Jeff Goins’s The Art of Work is a book about putting yourself in a position to find your calling and accumulating the resources and courage to act on your calling once you’ve discovered it. The book is filled with the tales of ordinary people who set out to make an extraordinary difference. The path to your calling is not straight or obvious. It is likely beset with difficulty. But the work you will do is itself a reward.
And it turns out that your calling may not be what you expected. It may or may not be your vocation. It’s possible that your vocation could be pulling you away from your calling. Your calling may not be your life’s work as you envision it, but it may be the work that takes a lifetime to accomplish.
The Art of Work employs the stories of impassioned people, who don’t view themselves as extraordinary, to give the reader a gateway to understanding and embracing the abstract concept of a calling. These are people whose life paths prepared them for a calling that they did not anticipate or expect. Goins writes, “The way to meaningful work doesn’t always look like a carefully crafted plan. Sometimes the route to our purpose is a chaotic experience, and how we respond matters more than what happens to us.”
Succeeding in your calling and accomplishing all that you have been called to do is not something you can accomplish alone. Even the man who perceives that he pulled himself up by the bootstraps did not make his own shoes. And don’t forget the cow whose hide contributed to the leather, and the farmer who raised the cow, and so on. We operate best and achieve most when collaborating with others. We need others not only to help us along the way, but sometimes to point us in the right direction in the first place. “You put yourself in a place where you can hear the call, you have someone to help you discern the message, and then you make yourself available to act.”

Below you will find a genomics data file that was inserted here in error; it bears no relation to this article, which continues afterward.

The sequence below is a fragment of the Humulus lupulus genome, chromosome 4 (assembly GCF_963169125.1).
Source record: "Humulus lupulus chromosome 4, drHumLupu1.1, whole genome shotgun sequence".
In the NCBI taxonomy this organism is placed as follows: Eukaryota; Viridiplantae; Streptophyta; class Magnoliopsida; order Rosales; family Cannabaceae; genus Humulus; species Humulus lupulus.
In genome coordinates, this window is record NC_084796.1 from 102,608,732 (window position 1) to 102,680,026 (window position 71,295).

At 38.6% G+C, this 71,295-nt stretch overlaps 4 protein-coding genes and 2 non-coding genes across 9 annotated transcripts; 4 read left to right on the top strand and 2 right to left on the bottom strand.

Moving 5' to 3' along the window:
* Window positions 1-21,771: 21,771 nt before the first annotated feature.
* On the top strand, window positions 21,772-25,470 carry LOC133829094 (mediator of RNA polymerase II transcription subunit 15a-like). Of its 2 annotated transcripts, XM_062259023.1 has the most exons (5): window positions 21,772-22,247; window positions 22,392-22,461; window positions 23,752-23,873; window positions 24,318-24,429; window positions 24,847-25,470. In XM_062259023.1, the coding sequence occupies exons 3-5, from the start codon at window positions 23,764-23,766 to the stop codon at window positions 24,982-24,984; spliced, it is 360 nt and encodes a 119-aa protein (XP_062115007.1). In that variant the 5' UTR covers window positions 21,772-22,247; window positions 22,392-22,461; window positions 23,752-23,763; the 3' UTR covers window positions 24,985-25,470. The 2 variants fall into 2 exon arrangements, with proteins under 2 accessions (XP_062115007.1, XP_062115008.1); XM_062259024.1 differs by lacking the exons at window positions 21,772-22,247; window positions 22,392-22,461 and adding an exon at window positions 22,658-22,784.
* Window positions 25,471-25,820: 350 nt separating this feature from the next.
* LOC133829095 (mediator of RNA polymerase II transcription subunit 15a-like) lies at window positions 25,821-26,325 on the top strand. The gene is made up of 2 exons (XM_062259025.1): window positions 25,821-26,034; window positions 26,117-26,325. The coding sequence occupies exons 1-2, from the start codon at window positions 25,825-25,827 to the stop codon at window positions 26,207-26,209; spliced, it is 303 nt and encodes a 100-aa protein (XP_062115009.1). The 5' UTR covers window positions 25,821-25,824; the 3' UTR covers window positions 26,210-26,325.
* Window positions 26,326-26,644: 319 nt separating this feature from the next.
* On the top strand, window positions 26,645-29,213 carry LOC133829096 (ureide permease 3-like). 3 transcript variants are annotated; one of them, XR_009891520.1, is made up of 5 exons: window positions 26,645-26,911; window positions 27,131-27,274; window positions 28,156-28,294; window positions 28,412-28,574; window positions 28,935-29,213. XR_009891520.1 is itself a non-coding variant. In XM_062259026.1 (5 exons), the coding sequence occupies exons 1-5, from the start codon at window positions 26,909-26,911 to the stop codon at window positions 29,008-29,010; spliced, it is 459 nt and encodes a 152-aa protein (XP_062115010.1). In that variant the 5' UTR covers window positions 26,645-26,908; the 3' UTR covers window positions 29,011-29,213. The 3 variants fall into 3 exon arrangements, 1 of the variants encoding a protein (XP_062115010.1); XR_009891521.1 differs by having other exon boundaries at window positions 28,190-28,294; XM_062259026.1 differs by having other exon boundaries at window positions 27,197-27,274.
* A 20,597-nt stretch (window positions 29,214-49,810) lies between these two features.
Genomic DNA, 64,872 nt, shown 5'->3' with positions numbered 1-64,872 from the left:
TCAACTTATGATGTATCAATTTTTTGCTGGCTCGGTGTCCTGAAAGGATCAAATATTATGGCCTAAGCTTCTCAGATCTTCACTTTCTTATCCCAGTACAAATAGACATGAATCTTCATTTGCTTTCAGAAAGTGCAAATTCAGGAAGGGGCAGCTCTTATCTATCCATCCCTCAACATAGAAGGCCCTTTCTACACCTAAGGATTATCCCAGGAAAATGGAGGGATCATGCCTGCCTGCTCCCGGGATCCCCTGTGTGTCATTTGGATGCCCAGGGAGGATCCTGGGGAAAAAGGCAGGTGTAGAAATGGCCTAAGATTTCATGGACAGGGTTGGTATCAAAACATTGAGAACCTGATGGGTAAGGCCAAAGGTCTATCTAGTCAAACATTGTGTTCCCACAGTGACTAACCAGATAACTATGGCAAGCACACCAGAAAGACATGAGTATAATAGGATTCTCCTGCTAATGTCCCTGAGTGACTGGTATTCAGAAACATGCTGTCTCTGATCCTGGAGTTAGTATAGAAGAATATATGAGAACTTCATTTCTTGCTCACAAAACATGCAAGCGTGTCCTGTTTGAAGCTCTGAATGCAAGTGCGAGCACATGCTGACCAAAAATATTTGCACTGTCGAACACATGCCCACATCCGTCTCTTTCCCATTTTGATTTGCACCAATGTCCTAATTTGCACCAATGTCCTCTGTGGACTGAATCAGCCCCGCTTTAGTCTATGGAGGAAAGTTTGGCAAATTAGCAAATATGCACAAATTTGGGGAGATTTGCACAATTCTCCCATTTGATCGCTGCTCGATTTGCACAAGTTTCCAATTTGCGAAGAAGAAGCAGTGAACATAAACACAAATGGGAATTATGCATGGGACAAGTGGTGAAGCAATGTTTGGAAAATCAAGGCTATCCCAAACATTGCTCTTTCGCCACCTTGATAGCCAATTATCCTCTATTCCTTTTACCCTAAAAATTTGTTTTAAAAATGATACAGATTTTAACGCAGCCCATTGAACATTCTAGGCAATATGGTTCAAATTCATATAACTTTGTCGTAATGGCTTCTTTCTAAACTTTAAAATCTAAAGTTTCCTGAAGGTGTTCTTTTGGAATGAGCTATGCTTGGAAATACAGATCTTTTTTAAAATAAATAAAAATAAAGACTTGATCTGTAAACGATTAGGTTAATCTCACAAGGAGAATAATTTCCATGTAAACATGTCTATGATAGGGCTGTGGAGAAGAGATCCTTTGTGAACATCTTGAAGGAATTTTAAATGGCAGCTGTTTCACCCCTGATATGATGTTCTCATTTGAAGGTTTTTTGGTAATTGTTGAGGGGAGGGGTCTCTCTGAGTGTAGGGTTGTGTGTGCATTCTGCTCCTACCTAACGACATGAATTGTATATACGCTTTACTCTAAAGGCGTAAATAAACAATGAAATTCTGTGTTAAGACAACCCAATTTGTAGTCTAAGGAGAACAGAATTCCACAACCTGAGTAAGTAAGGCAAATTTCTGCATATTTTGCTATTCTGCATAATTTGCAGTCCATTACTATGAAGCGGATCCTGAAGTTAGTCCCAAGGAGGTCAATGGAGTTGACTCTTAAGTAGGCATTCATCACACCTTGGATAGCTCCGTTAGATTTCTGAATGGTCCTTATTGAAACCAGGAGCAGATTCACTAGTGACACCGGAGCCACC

The hard part about a calling is not in discerning what you are called to do, but rather in acting on it once your calling has been revealed to you. Goins truthfully writes that “most would rather play it safe than be rejected by their friends or fall on their faces for the world to see. So they live lives of safety and relative obscurity, focusing on the things they enjoy and are praised for instead of daring to do something great. And time creeps by, taunting those who did not live.” What a haunting and resounding proclamation! Let us not “lead lives of quiet desperation,” as Henry David Thoreau suggests we are wont to do. Rather, let us have the courage and wisdom to dare to become someone good, “letting that goodness impact the world around [us].”
The Art of Work is outside the genre of books that I typically read. But having read Goins’s blog and listened to his podcast regularly over the past year, I figured I owed it to myself to read one of his books as well. I found it inspiring and deeply thought-provoking. I heartily recommend it. You can purchase The Art of Work on Amazon.
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